WOODLAND — Last week’s rainfall didn’t do much for Yolo County’s surface water supply, county supervisors were told Tuesday. In fact, the long-awaited series of storms didn’t really do anything at all to improve the outlook for local farmers.
Yolo County receives surface water from storage in Clear Lake and the Indian Valley reservoir, both of which remain too low to tap even after the recent rainfall, said Tim O’Halloran, general manager of the Yolo County Flood Control and Water Conservation District.
“We’re in a dire situation in terms of water storage,” O’Halloran told supervisors.
The recent storms, he said, only raised the water level in Clear Lake by half a foot, “and we need to get another two feet for us to get water.”
The Indian Valley reservoir is in similar shape, he said.
In fact, O’Halloran said, conditions at Indian Valley have redefined the meaning of “drought” for him.
Back in December, he said, he received a call that the reservoir was on fire. He assumed that meant the trees around the reservoir were on fire. In fact, it was the trees that used to be submerged under water but were now standing on dry ground at the bottom of the reservoir that were burning.
“That’s my new definition of drought, when your reservoir is on fire,” O’Halloran said.
The water district ultimately closed the campground at Indian Valley on Jan. 27 because of drought-caused conditions — namely, the intake pump for the water treatment plant was above the water line, eliminating the ability to produce potable water for drinking and sanitation.
Yolo County farmers — who receive virtually all of the surface water that the county gets from Clear Lake and the reservoir — have been told to prepare for no water deliveries, and to make crop choices accordingly, O’Halloran said.
Already, the impact is being seen, said Yolo County Agricultural Commissioner John Young.
There will be no rice or wheat growing in some parts of the county, organic farmers who previously relied solely on surface water will not be planting, and corn, sunflower and other crops are likely to be reduced, Young said.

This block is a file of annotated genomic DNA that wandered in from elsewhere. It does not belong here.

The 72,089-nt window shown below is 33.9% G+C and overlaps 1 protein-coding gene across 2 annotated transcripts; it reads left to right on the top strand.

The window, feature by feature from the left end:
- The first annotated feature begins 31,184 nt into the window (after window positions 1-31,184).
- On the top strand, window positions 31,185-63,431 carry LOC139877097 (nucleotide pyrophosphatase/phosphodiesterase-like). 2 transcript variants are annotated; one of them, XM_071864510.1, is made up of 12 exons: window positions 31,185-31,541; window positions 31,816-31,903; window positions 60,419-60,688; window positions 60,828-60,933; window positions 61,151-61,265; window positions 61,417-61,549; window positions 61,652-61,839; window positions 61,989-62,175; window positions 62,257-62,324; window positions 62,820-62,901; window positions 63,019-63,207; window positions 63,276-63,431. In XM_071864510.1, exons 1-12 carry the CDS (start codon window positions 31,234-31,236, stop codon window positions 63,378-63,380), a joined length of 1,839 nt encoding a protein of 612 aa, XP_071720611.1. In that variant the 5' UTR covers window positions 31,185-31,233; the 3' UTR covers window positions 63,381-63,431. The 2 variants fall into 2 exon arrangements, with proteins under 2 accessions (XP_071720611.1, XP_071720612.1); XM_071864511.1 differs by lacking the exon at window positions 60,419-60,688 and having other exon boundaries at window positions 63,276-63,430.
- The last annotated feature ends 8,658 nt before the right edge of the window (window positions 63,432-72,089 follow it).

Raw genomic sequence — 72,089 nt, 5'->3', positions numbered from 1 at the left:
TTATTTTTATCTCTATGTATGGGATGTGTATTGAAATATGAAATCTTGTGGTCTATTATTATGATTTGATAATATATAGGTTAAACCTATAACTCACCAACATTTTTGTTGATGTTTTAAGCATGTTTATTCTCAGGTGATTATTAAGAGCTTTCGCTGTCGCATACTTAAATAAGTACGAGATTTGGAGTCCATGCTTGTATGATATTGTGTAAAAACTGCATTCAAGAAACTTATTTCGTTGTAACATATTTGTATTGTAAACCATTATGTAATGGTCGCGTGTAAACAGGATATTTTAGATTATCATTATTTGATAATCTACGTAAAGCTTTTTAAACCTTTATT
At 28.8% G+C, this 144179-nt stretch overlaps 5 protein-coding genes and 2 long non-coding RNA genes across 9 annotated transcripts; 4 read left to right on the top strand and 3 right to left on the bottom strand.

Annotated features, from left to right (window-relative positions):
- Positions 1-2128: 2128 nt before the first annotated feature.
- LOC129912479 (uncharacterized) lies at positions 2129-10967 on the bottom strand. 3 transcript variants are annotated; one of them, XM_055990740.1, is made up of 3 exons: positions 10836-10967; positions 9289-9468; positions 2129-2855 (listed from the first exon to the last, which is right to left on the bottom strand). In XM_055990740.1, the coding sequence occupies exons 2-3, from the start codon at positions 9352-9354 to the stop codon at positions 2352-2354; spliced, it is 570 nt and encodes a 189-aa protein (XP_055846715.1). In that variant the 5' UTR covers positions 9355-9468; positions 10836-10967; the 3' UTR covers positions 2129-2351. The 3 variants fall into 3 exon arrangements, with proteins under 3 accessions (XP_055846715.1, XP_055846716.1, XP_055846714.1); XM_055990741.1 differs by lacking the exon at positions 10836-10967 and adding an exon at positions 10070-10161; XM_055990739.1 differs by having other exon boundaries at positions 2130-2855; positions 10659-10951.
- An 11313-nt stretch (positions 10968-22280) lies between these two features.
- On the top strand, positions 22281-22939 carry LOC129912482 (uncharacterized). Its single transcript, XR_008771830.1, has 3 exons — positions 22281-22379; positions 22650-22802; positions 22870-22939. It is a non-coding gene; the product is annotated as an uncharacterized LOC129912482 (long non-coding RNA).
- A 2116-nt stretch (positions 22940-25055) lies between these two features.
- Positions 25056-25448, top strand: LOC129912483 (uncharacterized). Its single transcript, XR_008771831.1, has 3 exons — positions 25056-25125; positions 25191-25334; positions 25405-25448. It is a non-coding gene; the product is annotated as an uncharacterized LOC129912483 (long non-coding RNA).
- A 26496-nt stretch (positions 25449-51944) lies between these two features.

But the biggest impact of the drought will be on livestock, he added, because with no feed available in the dry hills, ranchers are forced to buy expensive hay. Many will sell off their livestock, he said, and many won’t recover from the losses.
Asked by supervisors what the impact will be on the county — including property tax assessments — Young said that won’t be known for a while.
“We’re really not going to know the extent of the drought damage until the summer of 2015,” he said.
One thing that will be seen more immediately, he said, “is a spike in unemployment.”
With no crops to farm, staff will be laid off.
If there was good news coming out of the water update on Tuesday, it was a recommendation from the county’s coordinator of emergency services that drought conditions locally do not yet warrant a disaster proclamation by the county.
OES coordinator Dana Carey said previous disaster declarations by the governor and the U.S. Department of Agriculture have opened the way for farmers to apply for emergency farm loans and injury disaster loans and future federal funding would be available via the state’s disaster proclamation.
“We’re not recommending a disaster (proclamation) at this point,” Carey told supervisors, “but that doesn’t mean we won’t (eventually).”
Carey outlined specific triggers that would warrant a county declaration, including if any city within the county intended to proclaim a disaster, “we would recommend a county declaration,” because it would cover all communities within the county.
Similarly, if a request from a special district or UC Davis came in, that would warrant a proclamation, as would evidence that fire suppression or drinking water supplies were endangered.
Carey said her office is currently in regular contact with the fire department in Dunnigan where the water supply is in question.
O’Halloran, meanwhile, told supervisors that groundwater supplies that serve Davis, Woodland and Winters, as well as UC Davis and many farms, “are in pretty good shape.”
But how long that will continue without further rainfall is unclear. And with surface water supplies depleted or nonexistent, farmers will be pumping more and more of that groundwater.
— Reach Anne Ternus-Bellamy at email@example.com or 530-747-8051. Follow her on Twitter at @ATernusBellamy.